We understand that there will be local variations, but such diversity should be reflected in the methods that are used to tackle the disease, not in the level and quality of care that is available to people with asthma. Treatment is currently a bit of a lottery, and we need national standards so that health professionals and people with asthma know what is expected of them.
I return to a point that I made eight or nine minutes ago: a small investment by the Government could solve the problem and promote a sea change in the way in which people with asthma are cared for and manage their illness. I welcome the fact that the Government identified the need for national standards in health care, but the delivery of those standards is currently inadequate. National standards would benefit our constituents by giving them access to better care and a benchmark against which to measure their experience.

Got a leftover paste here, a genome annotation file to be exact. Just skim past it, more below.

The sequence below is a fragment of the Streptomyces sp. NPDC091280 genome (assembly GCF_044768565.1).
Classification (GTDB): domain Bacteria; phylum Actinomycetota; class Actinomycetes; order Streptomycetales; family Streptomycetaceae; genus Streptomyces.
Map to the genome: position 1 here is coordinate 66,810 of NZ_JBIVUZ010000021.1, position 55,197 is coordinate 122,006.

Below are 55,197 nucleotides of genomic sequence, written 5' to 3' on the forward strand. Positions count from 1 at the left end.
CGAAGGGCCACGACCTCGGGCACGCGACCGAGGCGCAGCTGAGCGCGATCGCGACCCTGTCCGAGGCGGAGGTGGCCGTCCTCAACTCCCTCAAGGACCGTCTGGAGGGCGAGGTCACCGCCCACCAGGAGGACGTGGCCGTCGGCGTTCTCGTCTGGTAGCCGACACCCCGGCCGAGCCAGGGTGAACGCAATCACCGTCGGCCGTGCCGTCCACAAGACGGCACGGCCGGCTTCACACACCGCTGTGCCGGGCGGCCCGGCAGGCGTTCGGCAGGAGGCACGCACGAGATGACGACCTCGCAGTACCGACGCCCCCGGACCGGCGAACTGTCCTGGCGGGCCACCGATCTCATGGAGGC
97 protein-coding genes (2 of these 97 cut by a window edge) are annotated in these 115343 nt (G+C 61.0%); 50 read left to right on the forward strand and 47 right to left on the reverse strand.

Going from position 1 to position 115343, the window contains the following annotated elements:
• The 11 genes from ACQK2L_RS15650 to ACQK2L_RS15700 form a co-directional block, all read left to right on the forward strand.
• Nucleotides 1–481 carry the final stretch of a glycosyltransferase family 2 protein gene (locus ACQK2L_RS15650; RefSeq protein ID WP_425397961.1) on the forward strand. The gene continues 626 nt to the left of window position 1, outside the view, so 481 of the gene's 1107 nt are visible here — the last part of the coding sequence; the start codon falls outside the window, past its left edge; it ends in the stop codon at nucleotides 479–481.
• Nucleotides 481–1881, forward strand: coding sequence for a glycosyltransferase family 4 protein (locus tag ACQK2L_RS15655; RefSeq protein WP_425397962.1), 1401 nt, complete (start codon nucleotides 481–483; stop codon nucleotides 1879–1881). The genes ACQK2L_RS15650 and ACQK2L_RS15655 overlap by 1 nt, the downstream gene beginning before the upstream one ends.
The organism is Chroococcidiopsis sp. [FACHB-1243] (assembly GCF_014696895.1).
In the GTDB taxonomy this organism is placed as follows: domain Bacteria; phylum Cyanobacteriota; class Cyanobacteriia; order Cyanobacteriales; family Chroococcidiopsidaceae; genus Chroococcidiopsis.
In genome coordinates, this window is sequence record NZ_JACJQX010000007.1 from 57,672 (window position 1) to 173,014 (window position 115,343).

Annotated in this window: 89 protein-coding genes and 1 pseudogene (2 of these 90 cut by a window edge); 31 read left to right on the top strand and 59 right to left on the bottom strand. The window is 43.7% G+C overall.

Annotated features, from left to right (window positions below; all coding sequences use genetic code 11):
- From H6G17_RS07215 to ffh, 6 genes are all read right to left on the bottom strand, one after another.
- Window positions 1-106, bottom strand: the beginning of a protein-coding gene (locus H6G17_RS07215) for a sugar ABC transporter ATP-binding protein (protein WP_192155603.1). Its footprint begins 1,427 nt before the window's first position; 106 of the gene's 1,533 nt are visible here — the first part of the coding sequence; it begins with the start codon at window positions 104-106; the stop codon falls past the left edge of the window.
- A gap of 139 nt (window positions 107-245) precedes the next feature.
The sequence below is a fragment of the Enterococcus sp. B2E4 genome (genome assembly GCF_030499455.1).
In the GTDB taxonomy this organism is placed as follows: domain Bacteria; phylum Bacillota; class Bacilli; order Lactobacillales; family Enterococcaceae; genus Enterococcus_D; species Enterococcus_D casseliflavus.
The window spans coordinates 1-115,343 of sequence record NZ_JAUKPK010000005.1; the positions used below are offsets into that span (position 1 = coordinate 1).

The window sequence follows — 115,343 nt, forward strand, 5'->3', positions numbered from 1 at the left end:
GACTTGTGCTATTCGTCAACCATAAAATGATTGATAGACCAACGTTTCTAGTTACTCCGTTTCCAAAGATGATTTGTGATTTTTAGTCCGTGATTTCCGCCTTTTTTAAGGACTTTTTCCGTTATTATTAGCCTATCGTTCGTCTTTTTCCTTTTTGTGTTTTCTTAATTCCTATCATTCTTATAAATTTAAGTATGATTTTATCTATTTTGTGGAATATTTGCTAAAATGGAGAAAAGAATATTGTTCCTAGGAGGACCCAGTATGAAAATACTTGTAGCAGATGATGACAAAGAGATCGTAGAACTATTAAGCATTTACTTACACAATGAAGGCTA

People with asthma have the right to expect equal access to the best possible asthma care, which should be delivered by experienced and committed health professionals according to nationally agreed guidelines. What progress is being made in that regard? Specially trained health professionals should review the management of a person's asthma at least once a year. When a GP and a practice nurse share asthma care, the nurse should expect to have access to the best available asthma training and to regular updates--which is probably what the hon. Member for Stroud (Mr. Drew) had in mind. He also made the point that, when the severity of a person's asthma warrants it, prompt referral to a specialist should be provided as a matter of course. Young children, young people in transfer to adult care and elderly people with asthma should receive special consideration. I hate the expression "joined-up government", but the Minister will know what I mean with regard to the need for that kind of provision.